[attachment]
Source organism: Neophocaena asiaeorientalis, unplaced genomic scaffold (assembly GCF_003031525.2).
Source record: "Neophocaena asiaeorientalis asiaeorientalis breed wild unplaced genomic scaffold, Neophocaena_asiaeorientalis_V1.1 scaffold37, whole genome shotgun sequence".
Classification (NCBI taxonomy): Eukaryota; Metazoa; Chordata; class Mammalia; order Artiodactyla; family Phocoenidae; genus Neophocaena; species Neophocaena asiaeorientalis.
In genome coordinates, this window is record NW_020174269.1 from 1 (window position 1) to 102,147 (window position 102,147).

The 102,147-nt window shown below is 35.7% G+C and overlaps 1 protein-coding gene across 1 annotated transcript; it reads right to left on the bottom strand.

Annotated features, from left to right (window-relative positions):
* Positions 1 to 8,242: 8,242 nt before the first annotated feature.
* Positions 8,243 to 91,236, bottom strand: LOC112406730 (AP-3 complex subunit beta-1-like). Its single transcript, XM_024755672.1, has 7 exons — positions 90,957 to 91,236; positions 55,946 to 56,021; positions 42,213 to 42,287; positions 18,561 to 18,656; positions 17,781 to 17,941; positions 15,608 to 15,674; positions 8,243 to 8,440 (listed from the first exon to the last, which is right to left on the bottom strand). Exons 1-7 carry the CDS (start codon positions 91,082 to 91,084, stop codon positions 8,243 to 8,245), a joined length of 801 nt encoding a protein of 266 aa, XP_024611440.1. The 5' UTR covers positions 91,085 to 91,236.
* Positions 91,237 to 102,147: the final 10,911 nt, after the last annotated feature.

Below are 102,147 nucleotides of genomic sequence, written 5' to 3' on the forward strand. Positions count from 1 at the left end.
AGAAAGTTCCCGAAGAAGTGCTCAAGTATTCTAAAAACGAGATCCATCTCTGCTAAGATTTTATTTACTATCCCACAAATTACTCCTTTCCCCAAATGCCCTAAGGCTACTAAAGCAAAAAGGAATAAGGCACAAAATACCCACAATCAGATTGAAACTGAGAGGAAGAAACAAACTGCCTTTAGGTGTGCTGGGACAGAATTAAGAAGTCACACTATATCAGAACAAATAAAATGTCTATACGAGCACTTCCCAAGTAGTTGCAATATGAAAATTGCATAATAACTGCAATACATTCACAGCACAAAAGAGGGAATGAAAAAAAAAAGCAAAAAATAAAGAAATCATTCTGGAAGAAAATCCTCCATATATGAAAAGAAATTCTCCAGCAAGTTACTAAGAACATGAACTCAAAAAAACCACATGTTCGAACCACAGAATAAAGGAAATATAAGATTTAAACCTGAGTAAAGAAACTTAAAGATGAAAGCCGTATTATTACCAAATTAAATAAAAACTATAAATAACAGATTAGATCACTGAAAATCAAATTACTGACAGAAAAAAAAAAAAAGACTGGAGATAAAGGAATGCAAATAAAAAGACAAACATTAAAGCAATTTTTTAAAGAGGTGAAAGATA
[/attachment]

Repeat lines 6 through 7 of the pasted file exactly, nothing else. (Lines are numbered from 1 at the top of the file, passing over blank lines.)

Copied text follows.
Annotated features, from left to right (window-relative positions):
* Positions 1 to 8,242: 8,242 nt before the first annotated feature.